• Report

PhenX—Establishing a consensus process to select common measures for collaborative research

Citation

Maiese, D. R., Hendershot, T., Strader, L., Wagener, D., Hammond, J., Huggins, B., ... Hamilton, C. (2013). PhenX—Establishing a consensus process to select common measures for collaborative research. (RTI Press Publication No. MR-0027-1310). Research Triangle Park, NC: RTI Press. DOI: 10.3768/rtipress.2013.mr.0027.1310

Abstract

The PhenX (consensus measures for Phenotypes and eXposures) Toolkit offers well-established, broadly validated measures of phenotypes and exposures relevant to investigators in human genomics, epidemiology, and biomedical research. This methods report describes the infrastructure and processes used to develop the content and features of the Toolkit. The PhenX consensus process is robust, yet flexible, as evidenced by its application to a range of research domains. During the initial phase of PhenX from March 2008 through April 2010, working groups of content experts addressed 21 research domains and selected 295 measures for the Toolkit. The PhenX Steering Committee prioritized and defined the scope of the domains and guided the consensus process with input from liaisons representing the National Institutes of Health. After the 21 domains were completed, another project to add breadth and depth to the Toolkit for substance abuse and addiction (SAA) research served to validate the consensus process. With the support of the SAA Scientific Panel to define the scope for one core and six specialty collections and SAA working groups to select measures, the PhenX project team added 44 measures to the Toolkit in 2012. The PhenX Toolkit, now being used by more than 1,000 researchers, offers a catalog of measures, supporting documentation, and tools for collaborative research. It used a consensus process that can serve as a template for investigators who are considering a similar approach.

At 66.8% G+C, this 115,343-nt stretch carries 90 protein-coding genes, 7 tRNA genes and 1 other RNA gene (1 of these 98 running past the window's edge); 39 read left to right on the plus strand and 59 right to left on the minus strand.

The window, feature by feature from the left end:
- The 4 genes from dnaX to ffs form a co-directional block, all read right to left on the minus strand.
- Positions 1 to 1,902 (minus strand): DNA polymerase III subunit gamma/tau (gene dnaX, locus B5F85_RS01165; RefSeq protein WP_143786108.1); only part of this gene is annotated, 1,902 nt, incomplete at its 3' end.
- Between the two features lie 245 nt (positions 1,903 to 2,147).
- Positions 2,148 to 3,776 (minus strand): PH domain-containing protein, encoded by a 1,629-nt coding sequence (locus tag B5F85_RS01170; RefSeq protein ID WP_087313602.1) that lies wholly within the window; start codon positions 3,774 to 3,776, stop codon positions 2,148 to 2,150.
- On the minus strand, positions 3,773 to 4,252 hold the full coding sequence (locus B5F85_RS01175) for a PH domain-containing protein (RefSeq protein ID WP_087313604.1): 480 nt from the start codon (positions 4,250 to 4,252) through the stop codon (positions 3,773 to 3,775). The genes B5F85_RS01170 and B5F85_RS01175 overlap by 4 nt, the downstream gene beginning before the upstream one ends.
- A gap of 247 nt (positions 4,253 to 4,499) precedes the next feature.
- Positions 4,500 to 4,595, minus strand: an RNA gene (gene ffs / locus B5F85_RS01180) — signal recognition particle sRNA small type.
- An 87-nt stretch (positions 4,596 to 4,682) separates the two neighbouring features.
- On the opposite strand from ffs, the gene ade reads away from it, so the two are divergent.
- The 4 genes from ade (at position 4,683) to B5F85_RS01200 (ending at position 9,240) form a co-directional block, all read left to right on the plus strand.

Author Details

DR Maiese

Deborah R. Maiese, MPA, is the PhenX consensus coordinator and serves as a consultant to the Research Computing Division at RTI International.

Tabitha Hendershot

Tabitha P. Hendershot, BA, the PhenX co-investigator, is a research public health analyst in the Health Sciences Division at RTI.

Lisa Strader

Lisa C. Strader, MPH, a former PhenX co-investigator, is a senior research epidemiologist and manager of RTI’s Global Epidemiology and Health Research Program.

Diane Wagener

Diane K. Wagener, PhD, was a senior epidemiologist in RTI’s Statistics and Epidemiology program and the Principal Investigator of the Models of Infectious Disease Agents (MIDAS) Informational Technology Resource at RTI International.

Jane Hammond

Jane A. Hammond, PhD, is a PhenX working group supervisor and a senior research psychologist in the Health Sciences Division at RTI.

RK Kwok

Richard K. Kwok, PhD, a former PhenX working group supervisor, is a staff scientist in the Epidem iology Branch at the National Institute of Environmental Health Sciences, National Institutes of Health (NIH).

Dana Hancock

Dana B. Hancock, PhD, is a PhenX working group supervisor and a genetic epidemiologist in the Behavioral Health Epidemiology Program at RTI.

Nedra Whitehead

Nedra S. Whitehead, PhD, is a member of the PhenX Toolkit development team and a senior genetic epidemiologist in RTI’s Genomics, Statistical Genetics, and Environmental Research Program.

Destiney Nettles

Destiney S. Nettles, BA, is a PhenX project administrator, PhenX working group manager, and project administration specialist in the Molecular Epidemiology, Genomics, Environment and Health Division at RTI.

Joseph Pratt

Joseph G. Pratt, MPM, is the PhenX project manager and associate director of Molecular Epidemiology, Genomics, Environment and Health Division at RTI.

MS Scott

Marcia S. Scott, PhD, is the PhenX liaison from National Institute on Alcohol Abuse and Alcoholism (NIAAA), NIH, and is a program director in the Division of Epidemiology and Prevention Research at NIAAA.

KP Conway

Kevin P. Conway, PhD, is the PhenX liaison from National Institute on Drug Abuse (NIDA), NIH, and is Deputy Director of the Division of Epidemiology and Prevention Research at NIDA.

HA Junkins

Heather A. Junkins, MS, is a health science analyst in the Division of Genomic Medicine, National Human Genome Research Institute (NHGRI), NIH, Bethesda, Maryland.

EM Ramos

Erin M. Ramos, PhD, is the PhenX project scientist in the Division of Genomic Medicine, NHGRI, NIH, Bethesda, Maryland.

Carol Hamilton

Carol M. Hamilton, PhD, is the PhenX principal investigator and Director of the Bioinformatics Program, Research Computing Division, at RTI.